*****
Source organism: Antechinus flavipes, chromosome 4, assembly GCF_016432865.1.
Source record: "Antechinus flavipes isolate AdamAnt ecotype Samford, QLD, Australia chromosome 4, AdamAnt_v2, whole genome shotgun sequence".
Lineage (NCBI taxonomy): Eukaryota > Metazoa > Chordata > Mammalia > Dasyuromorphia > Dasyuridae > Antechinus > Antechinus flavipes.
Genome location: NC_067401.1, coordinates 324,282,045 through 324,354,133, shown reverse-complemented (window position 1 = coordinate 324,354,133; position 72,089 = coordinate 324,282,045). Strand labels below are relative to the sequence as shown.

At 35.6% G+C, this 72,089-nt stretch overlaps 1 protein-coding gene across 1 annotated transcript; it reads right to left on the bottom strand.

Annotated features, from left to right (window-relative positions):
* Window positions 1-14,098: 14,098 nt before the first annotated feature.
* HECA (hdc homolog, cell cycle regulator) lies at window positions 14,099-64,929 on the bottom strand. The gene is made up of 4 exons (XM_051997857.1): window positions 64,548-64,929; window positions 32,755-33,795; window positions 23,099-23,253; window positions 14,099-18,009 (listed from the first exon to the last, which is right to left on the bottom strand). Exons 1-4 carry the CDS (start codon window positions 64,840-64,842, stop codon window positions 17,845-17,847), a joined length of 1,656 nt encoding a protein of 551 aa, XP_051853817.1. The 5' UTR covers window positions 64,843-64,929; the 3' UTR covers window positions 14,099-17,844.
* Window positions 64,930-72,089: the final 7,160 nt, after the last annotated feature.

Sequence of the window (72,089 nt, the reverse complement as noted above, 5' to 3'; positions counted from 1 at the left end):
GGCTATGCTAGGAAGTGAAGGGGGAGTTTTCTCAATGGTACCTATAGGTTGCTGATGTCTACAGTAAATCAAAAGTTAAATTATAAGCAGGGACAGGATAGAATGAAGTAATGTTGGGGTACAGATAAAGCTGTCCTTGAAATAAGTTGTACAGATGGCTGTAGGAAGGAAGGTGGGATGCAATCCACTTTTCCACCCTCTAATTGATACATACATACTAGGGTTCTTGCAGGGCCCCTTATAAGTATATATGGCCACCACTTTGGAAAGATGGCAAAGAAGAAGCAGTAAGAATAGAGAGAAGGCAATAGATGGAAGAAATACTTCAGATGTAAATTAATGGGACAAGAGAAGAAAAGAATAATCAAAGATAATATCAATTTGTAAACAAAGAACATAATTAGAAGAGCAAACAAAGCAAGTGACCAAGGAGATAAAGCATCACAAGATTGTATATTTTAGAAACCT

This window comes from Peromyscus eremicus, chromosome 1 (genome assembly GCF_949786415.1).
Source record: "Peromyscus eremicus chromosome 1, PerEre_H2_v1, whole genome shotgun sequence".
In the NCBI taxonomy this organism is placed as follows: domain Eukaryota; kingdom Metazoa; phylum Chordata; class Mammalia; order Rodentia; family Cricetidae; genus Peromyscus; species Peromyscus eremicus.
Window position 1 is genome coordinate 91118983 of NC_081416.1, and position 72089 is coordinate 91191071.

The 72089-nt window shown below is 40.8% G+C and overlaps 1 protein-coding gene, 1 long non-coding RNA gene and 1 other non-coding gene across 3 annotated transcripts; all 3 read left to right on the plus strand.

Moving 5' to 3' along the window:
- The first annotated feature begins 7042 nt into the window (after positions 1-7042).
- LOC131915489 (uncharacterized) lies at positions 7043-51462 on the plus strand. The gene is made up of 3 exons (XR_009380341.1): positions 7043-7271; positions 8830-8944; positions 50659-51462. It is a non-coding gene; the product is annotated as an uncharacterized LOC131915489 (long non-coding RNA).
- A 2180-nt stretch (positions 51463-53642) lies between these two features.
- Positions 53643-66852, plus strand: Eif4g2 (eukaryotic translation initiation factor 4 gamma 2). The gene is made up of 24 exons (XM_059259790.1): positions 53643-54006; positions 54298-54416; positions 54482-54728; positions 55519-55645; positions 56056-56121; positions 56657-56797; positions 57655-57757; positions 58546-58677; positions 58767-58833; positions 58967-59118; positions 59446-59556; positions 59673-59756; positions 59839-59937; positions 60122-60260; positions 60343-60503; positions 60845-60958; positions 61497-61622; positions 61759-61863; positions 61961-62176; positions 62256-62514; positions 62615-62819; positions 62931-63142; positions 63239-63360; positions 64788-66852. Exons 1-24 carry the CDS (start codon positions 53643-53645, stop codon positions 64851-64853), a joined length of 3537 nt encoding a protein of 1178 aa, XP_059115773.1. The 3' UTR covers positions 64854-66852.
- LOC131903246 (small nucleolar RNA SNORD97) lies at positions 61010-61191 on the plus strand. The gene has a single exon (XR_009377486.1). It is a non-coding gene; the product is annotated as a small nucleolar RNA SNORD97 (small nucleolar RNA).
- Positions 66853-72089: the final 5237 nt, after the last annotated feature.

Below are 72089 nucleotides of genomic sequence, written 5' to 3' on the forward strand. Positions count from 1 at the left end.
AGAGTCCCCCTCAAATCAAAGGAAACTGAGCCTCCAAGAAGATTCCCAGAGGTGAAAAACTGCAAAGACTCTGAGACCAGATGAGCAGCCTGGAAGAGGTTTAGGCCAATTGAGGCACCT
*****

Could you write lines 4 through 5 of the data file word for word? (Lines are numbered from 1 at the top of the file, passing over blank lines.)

Genome location: NC_067401.1, coordinates 324,282,045 through 324,354,133, shown reverse-complemented (window position 1 = coordinate 324,354,133; position 72,089 = coordinate 324,282,045). Strand labels below are relative to the sequence as shown.

At 35.6% G+C, this 72,089-nt stretch overlaps 1 protein-coding gene across 1 annotated transcript; it reads right to left on the bottom strand.